The WHO calls the existence of substandard and falsified medicine an unacceptable risk to public health. Yet every region of the world is flooded with fake medicines. In India, particularly, a flood of fraudulent medicines is threatening the health of tens of thousands of people. I joined a team of 200 experts at the recently held international conference on Medicine Quality Public Health at the University of Oxford to understand what can be done to stop fake medicines.
The conference highlighted various aspects of the problem from research perspective and policy viewpoint. The panel discussions debated about the global pandemic of falsified medicines. Everyone seemed to agree that the number of outright fakes may have declined but the problem of substandard medicines has worsened.
Sometimes a medicine degrades because it has not been properly packed, stored or handled. But often the manufacturer may deliberately reduce the amount of active ingredients.
What is more worrying is that majority of people don’t even know that counterfeit drugs exist. Oksana Pyzik, Senior teaching fellow at the University College London, School of Pharmacy pointed to a recent survey conducted by a student-led initiative called UCL Fight the Fakes. The survey found 77% of over 200 student respondents hadn't heard about fake medicines.
“The problem with substandard and falsified medicines is huge and goes into so many directions” explains Marya Leiberman, Professor, University of Notre Dame, Indiana. She said that the problem is so huge and complex that by the time a fake product is confirmed by the lab, it is no longer available in the markets.
Anti-malaria drugs are a particular problem. More than 120,000 children in sub-Saharan countries under the age of 5 died in 2013 because of ineffective malaria medicines, according to one study. Similar problems beset antibiotics. Another study in Southeast Asia found that 65 percent of the ampicillin samples were substandard
“In Asia, for every 10 medications that you buy one of them will be substandard or falsified,” said Sachiko Ozawa, Professor, University of North Carolina.
She said her research findings suggest that poor quality essential medicines are a substantial and understudied problem in most of the low and middle-income countries like India.
The major hurdle in understanding the issue is that the problem is not only about fake medicines but about medicines that contain the wrong ingredients or too little of the right ones. The fraudulent medicines harms patients and can trigger anti-microbial resistance. Professor Paul Newton, Director of Lao-Oxford-Mahosot Hospital-Wellcome Research Unit explains that “keystones for reducing the public health threat of substandard and falsified medicines are functional national medicines regulatory authorities (NMRA) that are needed in each country and have the infrastructure, staff and funding to allow them to sustainably regulate the supply of medicines and other medical products”.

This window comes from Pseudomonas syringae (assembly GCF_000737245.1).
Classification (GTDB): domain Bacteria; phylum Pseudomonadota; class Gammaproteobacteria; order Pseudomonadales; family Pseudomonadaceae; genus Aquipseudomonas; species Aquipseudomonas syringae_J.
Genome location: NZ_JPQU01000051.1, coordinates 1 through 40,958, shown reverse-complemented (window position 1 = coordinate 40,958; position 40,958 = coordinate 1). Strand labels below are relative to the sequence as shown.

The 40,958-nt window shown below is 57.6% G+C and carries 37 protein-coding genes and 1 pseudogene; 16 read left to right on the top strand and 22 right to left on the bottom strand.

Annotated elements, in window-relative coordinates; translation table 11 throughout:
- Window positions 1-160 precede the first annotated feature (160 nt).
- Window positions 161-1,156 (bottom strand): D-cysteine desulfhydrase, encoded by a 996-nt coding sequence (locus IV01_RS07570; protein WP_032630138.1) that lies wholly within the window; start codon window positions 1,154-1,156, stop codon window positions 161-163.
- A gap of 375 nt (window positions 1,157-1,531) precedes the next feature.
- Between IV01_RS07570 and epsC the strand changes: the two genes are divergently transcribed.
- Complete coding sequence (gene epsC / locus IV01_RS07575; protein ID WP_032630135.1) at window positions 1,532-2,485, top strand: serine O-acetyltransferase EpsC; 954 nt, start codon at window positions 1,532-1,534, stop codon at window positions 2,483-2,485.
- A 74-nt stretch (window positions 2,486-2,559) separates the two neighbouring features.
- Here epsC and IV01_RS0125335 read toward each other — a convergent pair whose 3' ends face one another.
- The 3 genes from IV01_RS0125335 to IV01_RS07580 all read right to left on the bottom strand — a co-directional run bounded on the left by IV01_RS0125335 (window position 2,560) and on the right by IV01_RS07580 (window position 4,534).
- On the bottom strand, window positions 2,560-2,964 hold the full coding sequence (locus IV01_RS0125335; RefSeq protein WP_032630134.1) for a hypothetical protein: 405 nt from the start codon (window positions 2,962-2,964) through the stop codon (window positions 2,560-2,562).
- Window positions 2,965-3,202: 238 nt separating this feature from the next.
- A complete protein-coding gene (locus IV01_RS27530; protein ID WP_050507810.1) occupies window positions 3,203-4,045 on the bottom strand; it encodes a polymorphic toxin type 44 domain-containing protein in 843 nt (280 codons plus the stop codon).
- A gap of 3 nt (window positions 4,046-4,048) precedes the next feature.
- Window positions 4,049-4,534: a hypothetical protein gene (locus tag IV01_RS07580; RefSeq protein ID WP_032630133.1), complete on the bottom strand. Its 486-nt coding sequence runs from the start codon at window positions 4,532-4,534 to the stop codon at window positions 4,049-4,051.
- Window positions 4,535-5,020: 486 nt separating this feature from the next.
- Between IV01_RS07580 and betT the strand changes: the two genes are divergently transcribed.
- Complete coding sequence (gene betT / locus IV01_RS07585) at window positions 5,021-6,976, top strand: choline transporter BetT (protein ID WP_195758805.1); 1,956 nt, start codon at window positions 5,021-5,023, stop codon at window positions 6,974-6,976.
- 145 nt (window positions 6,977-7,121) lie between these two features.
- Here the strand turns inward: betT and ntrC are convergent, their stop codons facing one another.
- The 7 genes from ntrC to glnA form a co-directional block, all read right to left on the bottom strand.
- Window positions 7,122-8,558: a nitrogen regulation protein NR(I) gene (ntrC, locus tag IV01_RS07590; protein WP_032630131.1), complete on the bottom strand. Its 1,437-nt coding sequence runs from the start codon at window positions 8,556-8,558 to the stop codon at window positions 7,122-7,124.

A study which analysed seven medicines in 15 countries in Africa to assess cardiovascular disease drug quality found 16.3% of sample deemed to be poor quality. “Substandard and falsified medicines burden health systems by diverting resources to ineffective or harmful therapies, causing medical complications, and prolonging illnesses” said Sachiko Ozawa.
Despite falsified medicines pose a serious public health problem, there is little quantitative or qualitative information about the extent of their impact on people's health, according to Dr Mohammad Safiqur Rahman, Assistant Professor at University of Asian Pacific in Bangladesh.
Sauman Singh, Consultant WHO-TDR presented attention-grabbing study which explored how Indian firms are placing WHO prequalified products on the market to gain legitimacy and this study investigated the marketing strategy of five Indian pharmaceutical firms.
The analysis found that Indian firms have not only registered WHO prequalified formulations in Mali but they also hold product authorisations from the Malian regulatory authority for not-prequalified anti-malarials.
What's more, these firms are using the same brand name for products which are approved by rigorous regulatory scrutiny and those which are not.
Micheal Deats, Group Lead SF Products at WHO, said to fight fake medicine there is a need of financial help, technical assistance and training to improve oversight of medicines. He also said that access to accredited laboratories, more effective education and awareness campaign and political support is essential to combat fake medicine.
There was consensus that countries whose companies make many of the generic drugs, need to crack down on the wrongdoers. The punishments making or selling fake medicines need to be severe, especially for those who sell medicines on the WHO’s list of essential drugs.
The author was offered fellowship by the Concept Foundation, Hong Kong to attend the Medicines Quality and Public Health Conference at the University of Oxford in September 23-28, 2018.